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Today, I heard of something so called Goldbach's conjecture from my mathematics teacher in the class. This was one of the most interesting things that I have ever heard in mathematics.

This made me curious to study a bit more about conjectures. The definition of conjecture on google says that:

A conjecture is an opinion or conclusion formed on the basis of incomplete information.

Now the question which is stuck in my mind is: What is the use of conjectures in modern mathematics?" Are they used in problem solving as we use theorems/lemma?

If it is the case then how can we use something to solve a problem which is not even known with certainty (Which we can't prove)??

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    $\begingroup$ I think mathematicians conjecture all of the time. Most of the time they prove or disprove their conjectures. Even now, some interesting conjectures appear whose truth hasn't been decided yet. $\endgroup$ – steven gregory Nov 17 '16 at 12:01
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    $\begingroup$ Not nearly as much would get accomplished if we only proved/disproved statements that we already know are true/false! $\endgroup$ – David Nov 17 '16 at 18:14
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    $\begingroup$ If you're exploring some new wilderness of ideas, then of course you will constantly be making guesses about what is true and what's not true, trying to piece together a coherent understanding of what's going on. $\endgroup$ – littleO Nov 17 '16 at 18:25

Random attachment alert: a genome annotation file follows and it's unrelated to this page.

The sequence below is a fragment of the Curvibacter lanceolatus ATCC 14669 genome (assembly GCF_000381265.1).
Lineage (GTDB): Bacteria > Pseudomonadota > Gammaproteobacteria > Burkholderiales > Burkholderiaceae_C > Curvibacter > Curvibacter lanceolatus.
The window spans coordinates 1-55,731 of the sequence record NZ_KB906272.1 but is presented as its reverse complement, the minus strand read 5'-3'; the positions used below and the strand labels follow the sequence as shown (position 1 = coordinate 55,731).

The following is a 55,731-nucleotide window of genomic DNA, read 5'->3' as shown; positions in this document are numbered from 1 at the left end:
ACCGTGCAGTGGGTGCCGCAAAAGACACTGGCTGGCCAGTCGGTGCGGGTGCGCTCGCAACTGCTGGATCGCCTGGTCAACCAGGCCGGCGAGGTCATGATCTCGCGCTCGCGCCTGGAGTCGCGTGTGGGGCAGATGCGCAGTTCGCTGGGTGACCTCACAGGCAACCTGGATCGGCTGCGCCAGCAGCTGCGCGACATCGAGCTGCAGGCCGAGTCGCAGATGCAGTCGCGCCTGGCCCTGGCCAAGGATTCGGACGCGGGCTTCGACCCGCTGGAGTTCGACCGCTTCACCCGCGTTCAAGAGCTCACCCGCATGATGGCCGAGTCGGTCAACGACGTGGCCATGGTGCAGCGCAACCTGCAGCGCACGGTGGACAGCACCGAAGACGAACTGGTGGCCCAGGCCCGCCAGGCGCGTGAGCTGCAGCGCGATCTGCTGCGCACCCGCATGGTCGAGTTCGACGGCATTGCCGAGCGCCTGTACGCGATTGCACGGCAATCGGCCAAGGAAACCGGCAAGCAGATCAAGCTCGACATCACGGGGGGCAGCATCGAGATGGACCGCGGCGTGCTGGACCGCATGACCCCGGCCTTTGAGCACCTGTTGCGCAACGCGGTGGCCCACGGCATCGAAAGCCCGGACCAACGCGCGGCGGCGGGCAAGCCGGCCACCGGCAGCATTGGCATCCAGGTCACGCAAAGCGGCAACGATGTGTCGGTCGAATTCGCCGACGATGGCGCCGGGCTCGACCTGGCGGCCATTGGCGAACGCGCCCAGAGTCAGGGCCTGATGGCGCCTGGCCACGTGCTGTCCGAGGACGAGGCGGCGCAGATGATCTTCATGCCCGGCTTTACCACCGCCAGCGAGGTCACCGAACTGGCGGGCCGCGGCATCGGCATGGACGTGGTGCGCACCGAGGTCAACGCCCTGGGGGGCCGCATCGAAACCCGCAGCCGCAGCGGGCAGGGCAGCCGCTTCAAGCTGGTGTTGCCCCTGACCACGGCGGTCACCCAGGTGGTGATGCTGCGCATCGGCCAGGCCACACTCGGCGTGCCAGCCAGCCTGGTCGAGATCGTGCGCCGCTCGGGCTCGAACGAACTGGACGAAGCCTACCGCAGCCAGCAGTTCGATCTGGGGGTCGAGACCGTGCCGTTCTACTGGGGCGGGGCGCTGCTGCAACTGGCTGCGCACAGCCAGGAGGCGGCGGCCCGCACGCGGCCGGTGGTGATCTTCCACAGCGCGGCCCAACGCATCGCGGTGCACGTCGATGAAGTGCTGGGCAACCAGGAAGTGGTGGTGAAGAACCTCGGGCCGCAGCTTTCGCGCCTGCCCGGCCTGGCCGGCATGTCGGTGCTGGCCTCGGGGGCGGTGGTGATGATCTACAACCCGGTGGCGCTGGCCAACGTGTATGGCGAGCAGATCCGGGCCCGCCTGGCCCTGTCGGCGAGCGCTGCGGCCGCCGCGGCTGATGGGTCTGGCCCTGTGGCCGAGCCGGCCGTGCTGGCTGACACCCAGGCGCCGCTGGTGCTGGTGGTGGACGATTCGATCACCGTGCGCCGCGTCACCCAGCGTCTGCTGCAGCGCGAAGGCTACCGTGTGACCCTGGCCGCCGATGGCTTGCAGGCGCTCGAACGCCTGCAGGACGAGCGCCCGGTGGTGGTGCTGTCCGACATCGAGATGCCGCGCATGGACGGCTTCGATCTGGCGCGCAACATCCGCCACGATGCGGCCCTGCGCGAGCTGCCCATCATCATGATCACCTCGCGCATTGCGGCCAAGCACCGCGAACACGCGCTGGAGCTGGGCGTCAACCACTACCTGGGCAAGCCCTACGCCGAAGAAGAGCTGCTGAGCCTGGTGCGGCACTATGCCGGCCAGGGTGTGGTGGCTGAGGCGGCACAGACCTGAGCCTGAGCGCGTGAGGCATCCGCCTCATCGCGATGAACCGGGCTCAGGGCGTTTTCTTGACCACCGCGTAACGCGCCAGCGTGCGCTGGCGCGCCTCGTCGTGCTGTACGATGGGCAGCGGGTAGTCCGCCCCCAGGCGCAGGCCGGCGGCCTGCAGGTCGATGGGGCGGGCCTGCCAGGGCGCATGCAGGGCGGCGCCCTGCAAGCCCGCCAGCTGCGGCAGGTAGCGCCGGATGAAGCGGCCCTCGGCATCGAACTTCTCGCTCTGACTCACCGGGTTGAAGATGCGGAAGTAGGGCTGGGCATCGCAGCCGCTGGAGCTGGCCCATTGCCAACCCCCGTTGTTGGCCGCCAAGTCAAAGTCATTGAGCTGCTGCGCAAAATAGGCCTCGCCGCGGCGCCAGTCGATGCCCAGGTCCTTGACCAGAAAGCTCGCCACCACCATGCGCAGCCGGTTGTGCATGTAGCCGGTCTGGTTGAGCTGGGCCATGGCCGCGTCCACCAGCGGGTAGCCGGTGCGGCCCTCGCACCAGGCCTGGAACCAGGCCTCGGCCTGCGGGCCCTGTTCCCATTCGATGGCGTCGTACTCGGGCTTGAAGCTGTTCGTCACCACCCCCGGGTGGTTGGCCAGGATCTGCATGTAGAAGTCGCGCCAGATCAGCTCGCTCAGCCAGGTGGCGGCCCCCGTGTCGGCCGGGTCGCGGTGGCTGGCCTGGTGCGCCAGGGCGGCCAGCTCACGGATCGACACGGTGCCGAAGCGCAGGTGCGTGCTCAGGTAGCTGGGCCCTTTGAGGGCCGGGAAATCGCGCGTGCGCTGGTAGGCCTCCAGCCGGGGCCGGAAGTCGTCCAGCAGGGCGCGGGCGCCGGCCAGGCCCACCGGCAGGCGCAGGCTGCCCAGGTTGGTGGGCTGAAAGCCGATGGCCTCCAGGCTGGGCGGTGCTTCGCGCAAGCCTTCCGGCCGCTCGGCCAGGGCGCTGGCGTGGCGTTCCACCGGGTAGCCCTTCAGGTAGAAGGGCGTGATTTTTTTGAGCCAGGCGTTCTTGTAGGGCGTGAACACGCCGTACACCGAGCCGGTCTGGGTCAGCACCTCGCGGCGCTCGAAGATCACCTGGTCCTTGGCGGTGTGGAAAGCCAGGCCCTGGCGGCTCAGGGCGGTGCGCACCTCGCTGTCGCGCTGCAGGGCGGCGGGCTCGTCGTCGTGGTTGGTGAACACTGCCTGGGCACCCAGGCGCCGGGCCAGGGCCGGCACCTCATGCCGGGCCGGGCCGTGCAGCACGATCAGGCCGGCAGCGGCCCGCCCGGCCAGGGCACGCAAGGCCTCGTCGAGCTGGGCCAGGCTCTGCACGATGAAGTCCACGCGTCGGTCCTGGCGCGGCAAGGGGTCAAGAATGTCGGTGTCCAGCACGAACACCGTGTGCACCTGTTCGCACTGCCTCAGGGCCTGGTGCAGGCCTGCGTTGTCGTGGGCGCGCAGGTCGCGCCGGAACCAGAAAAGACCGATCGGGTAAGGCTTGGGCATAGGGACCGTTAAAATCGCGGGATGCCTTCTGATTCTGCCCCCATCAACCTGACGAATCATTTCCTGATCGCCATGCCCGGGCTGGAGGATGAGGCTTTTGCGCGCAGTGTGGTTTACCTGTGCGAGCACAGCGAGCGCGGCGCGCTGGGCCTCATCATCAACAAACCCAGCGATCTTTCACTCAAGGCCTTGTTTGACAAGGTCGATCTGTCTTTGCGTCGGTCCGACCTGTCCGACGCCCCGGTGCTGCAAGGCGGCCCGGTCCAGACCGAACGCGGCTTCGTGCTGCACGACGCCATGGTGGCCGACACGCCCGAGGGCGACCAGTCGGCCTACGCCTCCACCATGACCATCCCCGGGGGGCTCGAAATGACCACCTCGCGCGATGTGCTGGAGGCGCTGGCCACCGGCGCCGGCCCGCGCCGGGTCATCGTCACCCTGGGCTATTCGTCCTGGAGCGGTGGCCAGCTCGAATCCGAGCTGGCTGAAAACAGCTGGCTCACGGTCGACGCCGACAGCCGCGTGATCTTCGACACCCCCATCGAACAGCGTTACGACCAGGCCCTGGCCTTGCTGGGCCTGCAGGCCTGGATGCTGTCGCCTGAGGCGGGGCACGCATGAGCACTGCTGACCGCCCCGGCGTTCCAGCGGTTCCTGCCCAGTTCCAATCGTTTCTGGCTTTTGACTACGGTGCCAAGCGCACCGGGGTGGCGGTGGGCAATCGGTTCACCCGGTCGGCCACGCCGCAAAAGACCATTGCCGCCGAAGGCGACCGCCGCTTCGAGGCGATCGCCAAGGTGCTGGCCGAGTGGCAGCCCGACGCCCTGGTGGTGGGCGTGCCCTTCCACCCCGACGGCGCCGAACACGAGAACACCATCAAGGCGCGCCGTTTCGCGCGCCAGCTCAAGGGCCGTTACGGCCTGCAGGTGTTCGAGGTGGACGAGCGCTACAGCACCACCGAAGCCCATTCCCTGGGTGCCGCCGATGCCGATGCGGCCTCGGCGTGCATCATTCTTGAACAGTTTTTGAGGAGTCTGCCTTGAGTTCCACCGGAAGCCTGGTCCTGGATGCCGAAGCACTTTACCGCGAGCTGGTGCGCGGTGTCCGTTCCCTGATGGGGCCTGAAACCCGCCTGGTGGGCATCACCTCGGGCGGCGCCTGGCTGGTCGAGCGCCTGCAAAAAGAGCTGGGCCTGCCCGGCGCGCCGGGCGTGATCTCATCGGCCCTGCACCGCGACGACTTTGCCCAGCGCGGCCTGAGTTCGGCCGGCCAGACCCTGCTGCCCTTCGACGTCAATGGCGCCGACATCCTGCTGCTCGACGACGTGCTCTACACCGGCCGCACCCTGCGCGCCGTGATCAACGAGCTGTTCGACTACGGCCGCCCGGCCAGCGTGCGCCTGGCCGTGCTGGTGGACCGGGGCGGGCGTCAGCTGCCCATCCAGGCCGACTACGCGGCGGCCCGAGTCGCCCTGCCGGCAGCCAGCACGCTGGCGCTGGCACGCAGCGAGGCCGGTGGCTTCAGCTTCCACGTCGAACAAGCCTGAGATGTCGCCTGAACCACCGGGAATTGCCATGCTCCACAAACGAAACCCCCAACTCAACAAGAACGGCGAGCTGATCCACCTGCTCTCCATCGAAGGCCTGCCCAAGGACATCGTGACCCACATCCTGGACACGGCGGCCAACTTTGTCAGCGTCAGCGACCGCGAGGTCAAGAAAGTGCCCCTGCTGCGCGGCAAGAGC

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    $\begingroup$ Presumably a conjecture stops being a conjecture if a counter-example is found. $\endgroup$ – joeytwiddle Nov 18 '16 at 4:53
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    $\begingroup$ Everything that is a theorem today was once a conjecture. Things that may become theorems in the future must start as conjectures today. $\endgroup$ – cobaltduck Nov 18 '16 at 17:51
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The word "conjecture" is rather fuzzy and doesn't in itself tell you much. It can be used about just about every statement where

  1. Someone whose judgment you respect thinks it is likely to be true,
  2. No proof of it is known, but
  3. It feels like the kind of statement that ought to be subject to proof if it is true.

Thus, simply being told that "such-and-such is a conjecture" doesn't tell you much useful.

Conjectures play at least two different roles in mathematical research:

  • They're goals we set ourselves to have something to strive for. Often these are fairly simple statements that give the mathematician the impression that they ought to have a proof or disproof, but where we simply don't have the tools to attack them. So we set out trying to invent such tools!

    Goldbach's conjecture falls into this category, as does, for example, the twin prime conjecture or (until it was proved) Fermat's Last Theorem. These are things that really won't have any particularly important consequences, but it is hoped that searching for techniques that can whack them will also be actually useful for less famous but more practical purposes.

    Sometimes these get resolved by proving that they cannot be proved from a reasonable set of assumptions (so condition 3 above is not satisfied). This famously happened to the continuum hypothesis, almost a century after it was first conjectured, when Paul Cohen showed that it doesn't follow from the usual axioms of set theory.

  • They're stepping stones towards what we really want to know. This is a matter of division of labor: A community of researchers want to investigate this-or-that, and a respected and experienced person suggests that it ought to be possible to prove such-and-such and then prove that such-and-such implies this-or-that. If the suggestion is accepted, people can now work independently on proving such-and-such and on proving the step from such-and-such to this-or-that, and the Such-and-Such conjecture is now the point that connects these two efforts.